You have been so ambitious over a short period of time. Deciding to move fast requires taking a calculated risk. How are you managing the pace of change at Mass Audubon?
I came aboard because it was my sense was that many of the stakeholders of this organization wanted to see great change, and that Mass Audubon was eager for it. In many ways, COVID provided the ideal opportunity to rethink things – and to rethink it rapidly. My pace may have been quicker than some people are comfortable with, but I feel confident in what we have done and where we are.
A critical piece of this has been the support of our board. Investing time in that relationship, in informing them of your plans and direction, is key to gaining support. That’s something I’ve learned over time—how to partner with the board and senior leadership—and I think it’s made all the difference.
Looking ahead, how are you thinking about Mass Audubon’s role as it relates to state and federal leadership and policy?
Having lived and worked in DC for years, it’s been painful to see the erosion of important environmental laws, policies, and agencies at the federal level – especially during the last four years. I worked with our current administration, and I was surprised by how vigorously they went after dismantling the regulatory systems that uphold environmental laws. It was a pace of destruction I had never seen before.
Fortunately, on the flip side, you see states like California and Massachusetts really leading the way on conservation, environmental policy, and climate policy. And if you have enough states who adopt similar models, that’s when you see a stronger federal policy develop as a result. We have a way to go, but I am certain that states have an important role to play in charting the path and I am committed to making sure that Massachusetts remains a constant leader among them.
And how about Mass Audubon’s role in particular? What are you hoping to achieve?
I would love for Mass Audubon to advance solutions around climate change that are nature-based and serve as a model for the country, and I honestly believe we can do that. I would also like to have a robust urban program where we are working in Boston and gateway cities in ways that are authentic to the needs of those places and are in complete harmony with natural partners. I want us to think about and do that work with real humility and to make a real difference in creating greenspace and opportunities for job development. We have many examples of doing this work already, but we haven’t created comprehensive programs. I know we can do so much more.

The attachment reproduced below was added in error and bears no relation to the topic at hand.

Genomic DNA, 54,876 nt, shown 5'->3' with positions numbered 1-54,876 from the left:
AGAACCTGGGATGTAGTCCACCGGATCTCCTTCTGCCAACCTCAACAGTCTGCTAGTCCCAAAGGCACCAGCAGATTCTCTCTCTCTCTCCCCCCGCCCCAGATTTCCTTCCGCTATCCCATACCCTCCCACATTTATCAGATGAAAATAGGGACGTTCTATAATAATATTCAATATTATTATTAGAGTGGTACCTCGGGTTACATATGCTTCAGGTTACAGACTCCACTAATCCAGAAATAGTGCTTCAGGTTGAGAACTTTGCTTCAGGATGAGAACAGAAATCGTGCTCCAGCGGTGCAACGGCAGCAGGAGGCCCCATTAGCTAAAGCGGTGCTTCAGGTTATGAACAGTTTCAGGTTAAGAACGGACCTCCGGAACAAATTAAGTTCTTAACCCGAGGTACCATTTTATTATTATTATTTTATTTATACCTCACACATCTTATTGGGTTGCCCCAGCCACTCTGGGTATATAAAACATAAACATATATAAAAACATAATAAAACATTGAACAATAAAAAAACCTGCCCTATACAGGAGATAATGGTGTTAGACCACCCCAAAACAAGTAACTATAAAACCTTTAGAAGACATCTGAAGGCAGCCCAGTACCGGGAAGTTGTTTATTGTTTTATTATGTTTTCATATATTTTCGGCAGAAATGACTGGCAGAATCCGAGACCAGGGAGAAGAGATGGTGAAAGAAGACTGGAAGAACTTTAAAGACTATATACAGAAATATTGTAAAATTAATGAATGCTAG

And then, on the land side, I want us to focus on building resilience in the landscape through protection, restoration, and management. Again, we have already done great work in this area, but we have yet to do it at scale. Lastly, I want to accomplish all of this as we continue to expand the programs and initiatives that are at the heart of our organization, such as our camps and nature preschools.
One last question – for any new leaders reading this, what advice would you share?
Listen intensely. That is one of the most obvious truisms. Now, more than ever, is the time to listen to your staff, to your partners, to your board. If you have ideas about what your organization can and should do, ground truth them carefully and thoughtfully. When I first arrived at Mass Audubon, I wasn’t aware of the important work that had already been done in an urban setting. And of course, this work has only become more necessary during COVID and as we think about nature deficit issues for under-sourced communities in MA. I only discovered this as an area of great potential for us through intense listening and learning – and now it’s become a hallmark of our strategy moving forward. So, ground truthing lets you pivot and adapt. And then, I would say, once you have chosen your direction, move with intention, action and purpose. Trust yourself and don’t hold back.